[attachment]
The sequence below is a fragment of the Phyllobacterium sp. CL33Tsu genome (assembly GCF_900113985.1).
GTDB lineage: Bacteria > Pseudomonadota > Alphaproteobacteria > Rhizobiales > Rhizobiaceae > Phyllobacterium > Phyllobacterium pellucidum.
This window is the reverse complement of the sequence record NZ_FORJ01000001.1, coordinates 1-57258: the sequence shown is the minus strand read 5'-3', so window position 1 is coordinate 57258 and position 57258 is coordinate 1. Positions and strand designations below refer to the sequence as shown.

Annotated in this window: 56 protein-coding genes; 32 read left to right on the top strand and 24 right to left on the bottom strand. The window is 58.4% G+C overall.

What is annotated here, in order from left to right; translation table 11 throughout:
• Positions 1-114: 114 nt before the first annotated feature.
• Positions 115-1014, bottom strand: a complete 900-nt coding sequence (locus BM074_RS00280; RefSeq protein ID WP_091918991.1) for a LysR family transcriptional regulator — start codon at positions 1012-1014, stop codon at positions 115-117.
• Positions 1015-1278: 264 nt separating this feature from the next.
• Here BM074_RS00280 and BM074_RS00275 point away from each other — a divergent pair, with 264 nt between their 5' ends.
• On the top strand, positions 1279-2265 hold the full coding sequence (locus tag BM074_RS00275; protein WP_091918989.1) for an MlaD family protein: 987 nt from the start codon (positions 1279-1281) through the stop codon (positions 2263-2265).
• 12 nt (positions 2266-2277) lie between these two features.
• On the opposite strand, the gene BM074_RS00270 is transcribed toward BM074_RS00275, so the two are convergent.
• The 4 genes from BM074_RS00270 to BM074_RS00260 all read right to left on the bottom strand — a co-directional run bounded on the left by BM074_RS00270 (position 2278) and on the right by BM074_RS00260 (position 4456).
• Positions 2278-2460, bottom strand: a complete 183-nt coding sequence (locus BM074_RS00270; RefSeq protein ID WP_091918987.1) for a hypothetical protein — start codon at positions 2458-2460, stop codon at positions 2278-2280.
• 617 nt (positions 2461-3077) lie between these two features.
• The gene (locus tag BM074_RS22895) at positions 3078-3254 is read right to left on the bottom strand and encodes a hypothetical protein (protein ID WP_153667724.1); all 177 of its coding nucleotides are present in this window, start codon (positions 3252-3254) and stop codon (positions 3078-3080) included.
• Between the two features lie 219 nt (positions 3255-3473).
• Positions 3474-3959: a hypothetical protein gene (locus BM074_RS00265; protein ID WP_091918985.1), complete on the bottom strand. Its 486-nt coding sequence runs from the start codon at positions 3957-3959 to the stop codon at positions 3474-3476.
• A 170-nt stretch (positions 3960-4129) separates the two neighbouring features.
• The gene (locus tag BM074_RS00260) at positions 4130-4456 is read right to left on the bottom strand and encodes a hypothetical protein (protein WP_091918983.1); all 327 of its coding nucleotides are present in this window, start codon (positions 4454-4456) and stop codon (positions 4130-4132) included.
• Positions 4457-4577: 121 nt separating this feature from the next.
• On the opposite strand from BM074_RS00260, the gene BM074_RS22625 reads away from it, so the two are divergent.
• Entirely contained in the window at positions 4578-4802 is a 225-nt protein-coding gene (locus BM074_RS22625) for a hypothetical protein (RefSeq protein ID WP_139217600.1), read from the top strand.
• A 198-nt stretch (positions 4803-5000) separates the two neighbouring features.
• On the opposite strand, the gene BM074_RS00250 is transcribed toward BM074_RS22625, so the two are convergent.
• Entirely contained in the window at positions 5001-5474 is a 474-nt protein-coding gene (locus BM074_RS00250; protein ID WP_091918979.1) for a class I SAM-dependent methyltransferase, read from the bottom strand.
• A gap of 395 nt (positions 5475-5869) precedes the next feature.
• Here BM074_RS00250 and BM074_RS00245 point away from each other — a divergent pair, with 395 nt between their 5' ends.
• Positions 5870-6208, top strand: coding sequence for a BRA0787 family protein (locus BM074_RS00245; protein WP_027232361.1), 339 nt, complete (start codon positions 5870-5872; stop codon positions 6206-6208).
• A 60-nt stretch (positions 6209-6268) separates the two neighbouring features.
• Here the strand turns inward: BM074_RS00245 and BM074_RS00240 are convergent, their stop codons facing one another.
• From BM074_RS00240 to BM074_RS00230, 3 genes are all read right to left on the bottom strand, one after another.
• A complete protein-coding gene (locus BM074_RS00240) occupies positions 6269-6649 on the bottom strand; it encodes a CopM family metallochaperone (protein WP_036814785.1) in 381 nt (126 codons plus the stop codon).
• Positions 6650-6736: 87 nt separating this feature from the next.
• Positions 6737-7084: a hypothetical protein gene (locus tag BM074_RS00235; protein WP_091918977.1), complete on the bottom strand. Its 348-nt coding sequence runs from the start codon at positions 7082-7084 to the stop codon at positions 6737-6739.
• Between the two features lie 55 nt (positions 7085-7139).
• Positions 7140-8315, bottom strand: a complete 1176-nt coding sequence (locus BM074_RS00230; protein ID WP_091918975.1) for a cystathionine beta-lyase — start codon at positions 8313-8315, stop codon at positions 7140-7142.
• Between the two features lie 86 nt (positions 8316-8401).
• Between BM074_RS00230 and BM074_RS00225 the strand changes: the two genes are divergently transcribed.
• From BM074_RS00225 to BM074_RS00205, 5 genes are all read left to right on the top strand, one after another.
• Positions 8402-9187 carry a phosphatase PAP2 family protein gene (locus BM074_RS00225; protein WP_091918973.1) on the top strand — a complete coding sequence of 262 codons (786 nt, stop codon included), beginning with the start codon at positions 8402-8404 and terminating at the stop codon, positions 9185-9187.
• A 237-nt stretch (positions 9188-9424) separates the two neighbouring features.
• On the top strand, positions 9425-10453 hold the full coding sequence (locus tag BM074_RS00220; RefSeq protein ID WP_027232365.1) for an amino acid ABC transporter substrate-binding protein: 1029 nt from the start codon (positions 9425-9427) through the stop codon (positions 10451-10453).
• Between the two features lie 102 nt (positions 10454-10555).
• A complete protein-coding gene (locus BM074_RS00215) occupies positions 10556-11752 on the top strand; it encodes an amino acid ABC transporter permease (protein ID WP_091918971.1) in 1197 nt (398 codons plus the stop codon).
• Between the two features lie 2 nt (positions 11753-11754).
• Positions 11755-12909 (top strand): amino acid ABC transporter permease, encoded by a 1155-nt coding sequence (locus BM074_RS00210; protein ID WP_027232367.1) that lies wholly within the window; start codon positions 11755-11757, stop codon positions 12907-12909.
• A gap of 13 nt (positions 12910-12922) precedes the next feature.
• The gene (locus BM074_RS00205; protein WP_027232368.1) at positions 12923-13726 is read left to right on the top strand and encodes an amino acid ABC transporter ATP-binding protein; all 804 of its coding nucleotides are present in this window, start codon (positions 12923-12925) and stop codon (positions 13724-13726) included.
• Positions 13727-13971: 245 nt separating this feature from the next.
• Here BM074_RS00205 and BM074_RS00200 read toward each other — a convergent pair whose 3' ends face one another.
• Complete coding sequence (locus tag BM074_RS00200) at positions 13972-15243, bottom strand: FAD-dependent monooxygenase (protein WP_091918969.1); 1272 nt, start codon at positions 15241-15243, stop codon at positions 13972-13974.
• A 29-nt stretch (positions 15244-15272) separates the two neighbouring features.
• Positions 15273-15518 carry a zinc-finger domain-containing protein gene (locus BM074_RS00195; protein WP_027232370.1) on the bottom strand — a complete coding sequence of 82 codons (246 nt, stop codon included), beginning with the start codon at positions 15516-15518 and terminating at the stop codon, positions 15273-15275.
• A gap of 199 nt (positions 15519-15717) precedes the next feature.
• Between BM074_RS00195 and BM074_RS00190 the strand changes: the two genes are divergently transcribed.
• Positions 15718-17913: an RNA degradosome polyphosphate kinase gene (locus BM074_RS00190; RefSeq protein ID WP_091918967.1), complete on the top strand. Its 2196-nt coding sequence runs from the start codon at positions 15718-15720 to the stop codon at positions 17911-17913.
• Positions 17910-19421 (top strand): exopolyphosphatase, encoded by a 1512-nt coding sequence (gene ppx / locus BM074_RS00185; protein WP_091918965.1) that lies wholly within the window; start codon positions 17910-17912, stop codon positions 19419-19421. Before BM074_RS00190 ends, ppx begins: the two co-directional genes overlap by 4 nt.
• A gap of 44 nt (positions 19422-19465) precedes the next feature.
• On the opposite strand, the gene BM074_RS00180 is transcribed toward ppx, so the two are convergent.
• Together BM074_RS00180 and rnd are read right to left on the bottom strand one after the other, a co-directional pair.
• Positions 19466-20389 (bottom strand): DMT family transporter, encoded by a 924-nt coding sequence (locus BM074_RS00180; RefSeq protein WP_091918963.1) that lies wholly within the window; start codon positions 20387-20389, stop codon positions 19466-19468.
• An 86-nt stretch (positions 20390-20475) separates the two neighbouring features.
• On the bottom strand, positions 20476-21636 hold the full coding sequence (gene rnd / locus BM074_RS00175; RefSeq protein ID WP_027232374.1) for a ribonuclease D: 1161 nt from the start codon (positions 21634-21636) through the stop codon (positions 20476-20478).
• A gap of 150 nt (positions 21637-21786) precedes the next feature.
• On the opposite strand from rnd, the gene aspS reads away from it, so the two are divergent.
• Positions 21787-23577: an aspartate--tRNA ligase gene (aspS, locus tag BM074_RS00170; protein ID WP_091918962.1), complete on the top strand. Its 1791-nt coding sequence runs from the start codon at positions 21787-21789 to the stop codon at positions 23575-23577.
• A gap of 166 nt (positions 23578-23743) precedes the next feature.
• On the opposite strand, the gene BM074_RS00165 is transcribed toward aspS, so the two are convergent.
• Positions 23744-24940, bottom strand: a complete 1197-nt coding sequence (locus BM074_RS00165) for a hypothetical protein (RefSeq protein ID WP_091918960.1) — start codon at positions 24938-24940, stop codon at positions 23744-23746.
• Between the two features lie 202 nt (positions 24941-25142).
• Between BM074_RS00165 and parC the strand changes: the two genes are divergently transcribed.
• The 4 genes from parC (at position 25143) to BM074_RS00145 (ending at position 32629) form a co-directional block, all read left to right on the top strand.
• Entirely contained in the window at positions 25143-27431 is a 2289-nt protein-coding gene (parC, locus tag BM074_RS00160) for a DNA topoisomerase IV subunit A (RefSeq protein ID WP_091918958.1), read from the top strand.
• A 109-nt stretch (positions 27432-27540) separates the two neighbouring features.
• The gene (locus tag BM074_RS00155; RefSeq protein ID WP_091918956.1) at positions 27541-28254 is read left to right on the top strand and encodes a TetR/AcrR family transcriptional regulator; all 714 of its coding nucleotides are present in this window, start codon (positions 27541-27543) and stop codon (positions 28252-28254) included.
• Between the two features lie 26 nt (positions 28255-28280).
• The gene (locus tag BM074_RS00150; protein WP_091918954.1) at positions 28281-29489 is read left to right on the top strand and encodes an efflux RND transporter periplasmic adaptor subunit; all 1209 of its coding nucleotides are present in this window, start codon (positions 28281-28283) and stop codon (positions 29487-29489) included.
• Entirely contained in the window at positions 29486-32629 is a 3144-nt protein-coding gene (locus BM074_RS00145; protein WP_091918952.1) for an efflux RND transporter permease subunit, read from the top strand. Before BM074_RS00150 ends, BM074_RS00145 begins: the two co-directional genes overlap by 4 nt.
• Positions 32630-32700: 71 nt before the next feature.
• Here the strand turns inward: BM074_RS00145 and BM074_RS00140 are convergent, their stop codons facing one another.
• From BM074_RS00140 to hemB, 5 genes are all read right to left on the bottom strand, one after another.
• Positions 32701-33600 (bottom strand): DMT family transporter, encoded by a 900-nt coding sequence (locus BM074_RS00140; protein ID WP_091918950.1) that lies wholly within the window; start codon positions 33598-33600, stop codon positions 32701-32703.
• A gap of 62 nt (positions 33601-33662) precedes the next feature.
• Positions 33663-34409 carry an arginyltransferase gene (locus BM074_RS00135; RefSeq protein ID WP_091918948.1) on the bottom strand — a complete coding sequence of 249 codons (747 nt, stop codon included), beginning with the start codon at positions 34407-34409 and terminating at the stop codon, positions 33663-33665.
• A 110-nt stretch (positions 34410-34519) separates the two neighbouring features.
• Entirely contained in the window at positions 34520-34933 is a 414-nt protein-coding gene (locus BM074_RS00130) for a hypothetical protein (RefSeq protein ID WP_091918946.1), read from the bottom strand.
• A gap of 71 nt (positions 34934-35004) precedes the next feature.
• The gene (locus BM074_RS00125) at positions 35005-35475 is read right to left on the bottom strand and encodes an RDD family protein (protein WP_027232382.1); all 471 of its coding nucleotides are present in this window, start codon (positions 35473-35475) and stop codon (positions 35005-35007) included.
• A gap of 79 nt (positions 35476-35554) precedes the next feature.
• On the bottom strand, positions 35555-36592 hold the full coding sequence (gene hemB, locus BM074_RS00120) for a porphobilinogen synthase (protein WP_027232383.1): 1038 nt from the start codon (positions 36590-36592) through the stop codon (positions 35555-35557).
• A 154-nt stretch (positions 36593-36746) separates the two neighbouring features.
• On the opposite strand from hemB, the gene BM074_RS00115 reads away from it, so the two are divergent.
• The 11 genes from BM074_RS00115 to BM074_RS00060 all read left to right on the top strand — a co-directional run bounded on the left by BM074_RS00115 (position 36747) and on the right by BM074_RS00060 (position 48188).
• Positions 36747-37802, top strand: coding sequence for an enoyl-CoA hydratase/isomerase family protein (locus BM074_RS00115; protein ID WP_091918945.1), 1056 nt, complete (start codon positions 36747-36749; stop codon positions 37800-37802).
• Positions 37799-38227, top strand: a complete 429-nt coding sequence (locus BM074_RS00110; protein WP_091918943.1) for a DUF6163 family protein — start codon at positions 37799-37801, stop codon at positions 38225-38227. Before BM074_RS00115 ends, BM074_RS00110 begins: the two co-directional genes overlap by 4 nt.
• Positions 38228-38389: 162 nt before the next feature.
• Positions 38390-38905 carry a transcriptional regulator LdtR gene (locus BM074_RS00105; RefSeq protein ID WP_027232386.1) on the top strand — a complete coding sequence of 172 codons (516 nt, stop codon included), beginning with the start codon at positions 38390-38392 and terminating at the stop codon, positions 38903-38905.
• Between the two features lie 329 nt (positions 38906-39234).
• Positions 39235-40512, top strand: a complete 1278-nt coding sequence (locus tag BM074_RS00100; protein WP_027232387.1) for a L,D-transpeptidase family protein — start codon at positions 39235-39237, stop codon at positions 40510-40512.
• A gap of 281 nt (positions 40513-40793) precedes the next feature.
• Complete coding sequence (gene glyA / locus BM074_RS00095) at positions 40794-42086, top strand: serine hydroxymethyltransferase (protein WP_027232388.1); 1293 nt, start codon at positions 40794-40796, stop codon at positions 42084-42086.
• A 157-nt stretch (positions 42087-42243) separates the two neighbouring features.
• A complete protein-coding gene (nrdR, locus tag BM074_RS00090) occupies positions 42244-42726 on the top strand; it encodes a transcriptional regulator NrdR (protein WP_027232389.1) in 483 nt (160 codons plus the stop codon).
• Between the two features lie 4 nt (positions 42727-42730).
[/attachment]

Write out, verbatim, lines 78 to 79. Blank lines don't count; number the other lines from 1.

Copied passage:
• The gene (locus tag BM074_RS00150; protein WP_091918954.1) at positions 28281-29489 is read left to right on the top strand and encodes an efflux RND transporter periplasmic adaptor subunit; all 1209 of its coding nucleotides are present in this window, start codon (positions 28281-28283) and stop codon (positions 29487-29489) included.
• Entirely contained in the window at positions 29486-32629 is a 3144-nt protein-coding gene (locus BM074_RS00145; protein WP_091918952.1) for an efflux RND transporter permease subunit, read from the top strand. Before BM074_RS00150 ends, BM074_RS00145 begins: the two co-directional genes overlap by 4 nt.